#tweetsmart by JS McDougall

#tweets­mart by Jesse McDou­gall adopts the premise that many people dis­miss twit­ter as idle chat­ter and can­not fathom why they would want to engage with it. Although I have encountered many col­leagues that per­son­ally are some­what dis­missive (and in many cases rightly so) I am not sure that busi­ness dis­misses it as read­ily and cer­tainly doesn’t do so as quickly as it once might have. How­ever adopt­ing the tact of prov­ing a series of mean­ing­ful ‘pro­jects’ to demon­strate how twit­ter can be used for build­ing an online com­munity piqued my interest and is some­thing that I read­ily sub­scribe to. After read­ing this book how­ever I am of rather mixed opin­ion and would cau­tion that this book does seem tar­geted spe­cific­ally at online mar­ket­ing of a product or ser­vice. I find writ­ing this review dif­fi­cult as I was raised very strictly under the premise that if you don’t have any­thing good to say, then don’t say anything…but I will say a few things and some of them good.

The book is enga­ging and well writ­ten. I gather that it ori­gin­ally was title ‘#engage’ as most of the QR codes in the book refer to this ori­ginal title. The tone is play­ful and almost some­what sassy. The use of the QR codes for fur­ther inform­a­tion, for fun and as part of a lar­ger pro­jects itself is a use­ful demon­stra­tion itself. The prom­ise of an easter egg bur­ied some­where in the book provides a con­crete example of how to engage a fol­low­ing if only one reader at a time. McDou­gall seeks to provide ‘stra­tegic, meas­ur­able and fun’ pro­jects that ‘build an inter­ested and engaged com­munity for your busi­ness’. While the book is clearly aimed at busi­ness not at causes or organ­iz­a­tions as sug­ges­ted, I am left feel­ing that it is exactly what it claims not to be — a social media mar­ket­ing manual — and that the author doth protest too much. Although there are occa­sional nods to why cer­tain aspects could be seen as pure mar­ket­ing and not genu­ine com­munity build­ing, I am not sure that they are fol­lowed though — eg. pro­ject 22:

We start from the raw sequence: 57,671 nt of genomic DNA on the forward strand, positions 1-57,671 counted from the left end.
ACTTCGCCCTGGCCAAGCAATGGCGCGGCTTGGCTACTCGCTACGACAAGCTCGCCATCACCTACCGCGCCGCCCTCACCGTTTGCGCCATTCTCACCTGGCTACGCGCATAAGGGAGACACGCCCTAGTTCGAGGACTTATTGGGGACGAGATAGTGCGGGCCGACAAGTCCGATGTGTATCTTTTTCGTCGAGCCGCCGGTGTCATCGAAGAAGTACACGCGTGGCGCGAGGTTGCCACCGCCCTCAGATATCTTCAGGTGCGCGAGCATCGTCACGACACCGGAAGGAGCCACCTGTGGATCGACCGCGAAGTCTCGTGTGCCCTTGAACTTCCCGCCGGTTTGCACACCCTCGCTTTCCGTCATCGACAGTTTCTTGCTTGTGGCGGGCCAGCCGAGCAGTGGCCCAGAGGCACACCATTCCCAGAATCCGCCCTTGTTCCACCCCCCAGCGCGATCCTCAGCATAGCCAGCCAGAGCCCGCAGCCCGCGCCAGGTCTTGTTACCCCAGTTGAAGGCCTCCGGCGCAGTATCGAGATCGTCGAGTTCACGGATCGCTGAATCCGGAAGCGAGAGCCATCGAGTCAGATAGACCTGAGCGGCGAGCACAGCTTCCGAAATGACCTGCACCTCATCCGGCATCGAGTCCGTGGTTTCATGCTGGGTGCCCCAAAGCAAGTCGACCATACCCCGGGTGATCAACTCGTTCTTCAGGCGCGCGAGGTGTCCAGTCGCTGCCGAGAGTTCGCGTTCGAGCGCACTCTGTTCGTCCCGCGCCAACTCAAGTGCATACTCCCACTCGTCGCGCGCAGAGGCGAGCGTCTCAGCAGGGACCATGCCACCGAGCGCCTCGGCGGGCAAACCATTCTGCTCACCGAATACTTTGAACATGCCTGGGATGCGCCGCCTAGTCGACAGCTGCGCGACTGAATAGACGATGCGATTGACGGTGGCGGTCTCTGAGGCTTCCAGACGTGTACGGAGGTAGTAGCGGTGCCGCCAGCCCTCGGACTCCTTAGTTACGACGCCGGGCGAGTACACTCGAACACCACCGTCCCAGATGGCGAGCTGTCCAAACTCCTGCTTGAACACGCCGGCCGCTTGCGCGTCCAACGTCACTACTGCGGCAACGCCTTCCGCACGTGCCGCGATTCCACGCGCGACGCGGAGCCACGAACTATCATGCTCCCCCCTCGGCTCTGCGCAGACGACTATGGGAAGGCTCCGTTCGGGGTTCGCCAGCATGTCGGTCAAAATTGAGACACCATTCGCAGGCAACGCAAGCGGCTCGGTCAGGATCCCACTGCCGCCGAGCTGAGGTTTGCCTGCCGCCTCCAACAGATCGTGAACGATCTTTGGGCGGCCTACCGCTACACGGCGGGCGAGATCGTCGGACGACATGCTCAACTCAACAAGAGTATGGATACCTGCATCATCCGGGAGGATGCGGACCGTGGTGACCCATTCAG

'This project is designed to help you build a connection with your audience by promoting your investment in the area and community in which you do business. This project should not be used to create the illusion that you care about your community. You don’t want to put one over on your audience. So if you don’t care, move on. But, I’m sure you do care. You’re a good person. I like you.'